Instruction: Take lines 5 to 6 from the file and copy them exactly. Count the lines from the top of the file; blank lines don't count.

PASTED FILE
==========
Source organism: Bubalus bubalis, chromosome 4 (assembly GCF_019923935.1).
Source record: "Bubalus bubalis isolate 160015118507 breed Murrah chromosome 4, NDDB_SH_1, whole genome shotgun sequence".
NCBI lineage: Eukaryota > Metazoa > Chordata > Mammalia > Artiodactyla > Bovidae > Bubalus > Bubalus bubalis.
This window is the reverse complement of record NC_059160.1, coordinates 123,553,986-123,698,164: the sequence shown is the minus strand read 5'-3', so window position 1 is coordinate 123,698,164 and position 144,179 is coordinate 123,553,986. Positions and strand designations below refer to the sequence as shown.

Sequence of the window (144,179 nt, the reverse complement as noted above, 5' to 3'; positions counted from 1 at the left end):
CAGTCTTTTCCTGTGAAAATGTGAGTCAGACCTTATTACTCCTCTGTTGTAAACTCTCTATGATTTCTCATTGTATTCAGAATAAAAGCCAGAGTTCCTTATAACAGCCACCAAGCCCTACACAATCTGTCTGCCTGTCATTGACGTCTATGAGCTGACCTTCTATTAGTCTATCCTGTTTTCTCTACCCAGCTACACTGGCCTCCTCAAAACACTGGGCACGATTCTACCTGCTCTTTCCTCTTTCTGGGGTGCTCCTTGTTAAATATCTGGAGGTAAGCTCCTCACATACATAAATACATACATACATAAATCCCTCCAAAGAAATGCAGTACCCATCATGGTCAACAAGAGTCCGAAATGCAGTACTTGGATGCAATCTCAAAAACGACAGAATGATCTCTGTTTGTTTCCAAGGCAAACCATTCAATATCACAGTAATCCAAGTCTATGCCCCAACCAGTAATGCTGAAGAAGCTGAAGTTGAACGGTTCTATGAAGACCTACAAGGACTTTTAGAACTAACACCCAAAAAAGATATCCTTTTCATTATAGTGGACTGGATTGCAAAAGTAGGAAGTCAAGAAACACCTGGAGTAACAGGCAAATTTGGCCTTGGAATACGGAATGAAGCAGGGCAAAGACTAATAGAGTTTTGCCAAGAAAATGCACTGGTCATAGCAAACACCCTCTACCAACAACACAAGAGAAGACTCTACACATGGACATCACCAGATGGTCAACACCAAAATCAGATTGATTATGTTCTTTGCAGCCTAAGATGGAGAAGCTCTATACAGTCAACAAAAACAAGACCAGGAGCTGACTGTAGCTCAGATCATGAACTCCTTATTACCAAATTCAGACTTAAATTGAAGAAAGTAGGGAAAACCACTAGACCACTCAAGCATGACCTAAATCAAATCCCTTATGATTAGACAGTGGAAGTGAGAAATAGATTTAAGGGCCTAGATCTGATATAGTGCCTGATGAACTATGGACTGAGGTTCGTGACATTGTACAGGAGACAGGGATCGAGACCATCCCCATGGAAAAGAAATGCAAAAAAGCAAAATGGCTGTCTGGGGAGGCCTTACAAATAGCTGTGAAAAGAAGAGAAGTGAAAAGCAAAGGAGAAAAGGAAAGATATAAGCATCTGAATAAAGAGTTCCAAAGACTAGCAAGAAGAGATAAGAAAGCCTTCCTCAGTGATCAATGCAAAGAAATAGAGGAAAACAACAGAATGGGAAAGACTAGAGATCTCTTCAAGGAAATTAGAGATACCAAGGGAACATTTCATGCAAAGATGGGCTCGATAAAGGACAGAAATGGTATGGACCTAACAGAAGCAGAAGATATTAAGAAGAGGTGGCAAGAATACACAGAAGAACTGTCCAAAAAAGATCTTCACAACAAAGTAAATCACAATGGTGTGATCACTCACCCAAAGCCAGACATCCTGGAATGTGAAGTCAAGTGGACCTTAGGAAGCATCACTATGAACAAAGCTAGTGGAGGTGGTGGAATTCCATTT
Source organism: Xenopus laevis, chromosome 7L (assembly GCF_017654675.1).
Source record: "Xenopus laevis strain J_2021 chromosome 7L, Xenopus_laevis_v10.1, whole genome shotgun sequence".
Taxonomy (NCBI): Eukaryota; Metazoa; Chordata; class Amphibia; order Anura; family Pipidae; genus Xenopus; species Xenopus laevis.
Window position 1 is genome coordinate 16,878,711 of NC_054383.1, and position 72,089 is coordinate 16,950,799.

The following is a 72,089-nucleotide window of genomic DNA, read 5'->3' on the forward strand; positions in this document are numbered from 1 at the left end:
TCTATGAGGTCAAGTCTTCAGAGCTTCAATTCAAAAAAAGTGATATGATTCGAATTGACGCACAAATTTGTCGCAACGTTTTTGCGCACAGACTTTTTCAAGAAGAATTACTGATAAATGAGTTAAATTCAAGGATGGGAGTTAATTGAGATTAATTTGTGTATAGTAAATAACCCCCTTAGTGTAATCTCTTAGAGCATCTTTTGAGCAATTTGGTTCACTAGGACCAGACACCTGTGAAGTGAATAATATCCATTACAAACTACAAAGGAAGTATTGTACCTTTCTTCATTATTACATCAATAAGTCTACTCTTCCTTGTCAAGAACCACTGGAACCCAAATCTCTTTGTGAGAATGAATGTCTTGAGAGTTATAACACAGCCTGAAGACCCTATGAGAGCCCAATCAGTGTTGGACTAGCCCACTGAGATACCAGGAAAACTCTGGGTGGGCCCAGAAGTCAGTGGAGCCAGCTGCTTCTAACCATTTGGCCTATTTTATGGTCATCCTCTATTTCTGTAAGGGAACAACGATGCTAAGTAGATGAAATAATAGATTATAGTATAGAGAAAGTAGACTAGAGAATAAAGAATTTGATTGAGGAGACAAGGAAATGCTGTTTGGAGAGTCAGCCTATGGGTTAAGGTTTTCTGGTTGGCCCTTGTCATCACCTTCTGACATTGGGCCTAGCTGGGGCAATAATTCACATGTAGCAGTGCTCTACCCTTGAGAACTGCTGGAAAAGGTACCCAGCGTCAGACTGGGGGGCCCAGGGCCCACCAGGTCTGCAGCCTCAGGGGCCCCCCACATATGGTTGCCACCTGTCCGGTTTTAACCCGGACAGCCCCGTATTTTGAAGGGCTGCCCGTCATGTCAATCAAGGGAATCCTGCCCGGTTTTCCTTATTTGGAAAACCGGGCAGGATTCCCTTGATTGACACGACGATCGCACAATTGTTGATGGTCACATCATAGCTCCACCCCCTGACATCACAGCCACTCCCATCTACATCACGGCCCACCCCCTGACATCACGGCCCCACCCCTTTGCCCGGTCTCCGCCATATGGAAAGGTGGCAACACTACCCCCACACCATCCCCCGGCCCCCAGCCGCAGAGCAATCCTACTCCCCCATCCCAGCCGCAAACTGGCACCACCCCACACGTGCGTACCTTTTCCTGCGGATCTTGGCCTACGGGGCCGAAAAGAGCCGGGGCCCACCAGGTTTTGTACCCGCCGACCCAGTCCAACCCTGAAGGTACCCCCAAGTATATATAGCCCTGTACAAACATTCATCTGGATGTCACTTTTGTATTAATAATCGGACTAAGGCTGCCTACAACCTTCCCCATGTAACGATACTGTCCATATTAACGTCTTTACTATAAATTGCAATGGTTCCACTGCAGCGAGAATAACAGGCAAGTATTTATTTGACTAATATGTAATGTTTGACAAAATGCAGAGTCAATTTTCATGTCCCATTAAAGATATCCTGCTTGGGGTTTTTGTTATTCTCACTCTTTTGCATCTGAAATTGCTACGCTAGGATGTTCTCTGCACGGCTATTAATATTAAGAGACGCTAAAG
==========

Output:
Sequence of the window (144,179 nt, the reverse complement as noted above, 5' to 3'; positions counted from 1 at the left end):
CAGTCTTTTCCTGTGAAAATGTGAGTCAGACCTTATTACTCCTCTGTTGTAAACTCTCTATGATTTCTCATTGTATTCAGAATAAAAGCCAGAGTTCCTTATAACAGCCACCAAGCCCTACACAATCTGTCTGCCTGTCATTGACGTCTATGAGCTGACCTTCTATTAGTCTATCCTGTTTTCTCTACCCAGCTACACTGGCCTCCTCAAAACACTGGGCACGATTCTACCTGCTCTTTCCTCTTTCTGGGGTGCTCCTTGTTAAATATCTGGAGGTAAGCTCCTCACATACATAAATACATACATACATAAATCCCTCCAAAGAAATGCAGTACCCATCATGGTCAACAAGAGTCCGAAATGCAGTACTTGGATGCAATCTCAAAAACGACAGAATGATCTCTGTTTGTTTCCAAGGCAAACCATTCAATATCACAGTAATCCAAGTCTATGCCCCAACCAGTAATGCTGAAGAAGCTGAAGTTGAACGGTTCTATGAAGACCTACAAGGACTTTTAGAACTAACACCCAAAAAAGATATCCTTTTCATTATAGTGGACTGGATTGCAAAAGTAGGAAGTCAAGAAACACCTGGAGTAACAGGCAAATTTGGCCTTGGAATACGGAATGAAGCAGGGCAAAGACTAATAGAGTTTTGCCAAGAAAATGCACTGGTCATAGCAAACACCCTCTACCAACAACACAAGAGAAGACTCTACACATGGACATCACCAGATGGTCAACACCAAAATCAGATTGATTATGTTCTTTGCAGCCTAAGATGGAGAAGCTCTATACAGTCAACAAAAACAAGACCAGGAGCTGACTGTAGCTCAGATCATGAACTCCTTATTACCAAATTCAGACTTAAATTGAAGAAAGTAGGGAAAACCACTAGACCACTCAAGCATGACCTAAATCAAATCCCTTATGATTAGACAGTGGAAGTGAGAAATAGATTTAAGGGCCTAGATCTGATATAGTGCCTGATGAACTATGGACTGAGGTTCGTGACATTGTACAGGAGACAGGGATCGAGACCATCCCCATGGAAAAGAAATGCAAAAAAGCAAAATGGCTGTCTGGGGAGGCCTTACAAATAGCTGTGAAAAGAAGAGAAGTGAAAAGCAAAGGAGAAAAGGAAAGATATAAGCATCTGAATAAAGAGTTCCAAAGACTAGCAAGAAGAGATAAGAAAGCCTTCCTCAGTGATCAATGCAAAGAAATAGAGGAAAACAACAGAATGGGAAAGACTAGAGATCTCTTCAAGGAAATTAGAGATACCAAGGGAACATTTCATGCAAAGATGGGCTCGATAAAGGACAGAAATGGTATGGACCTAACAGAAGCAGAAGATATTAAGAAGAGGTGGCAAGAATACACAGAAGAACTGTCCAAAAAAGATCTTCACAACAAAGTAAATCACAATGGTGTGATCACTCACCCAAAGCCAGACATCCTGGAATGTGAAGTCAAGTGGACCTTAGGAAGCATCACTATGAACAAAGCTAGTGGAGGTGGTGGAATTCCATTT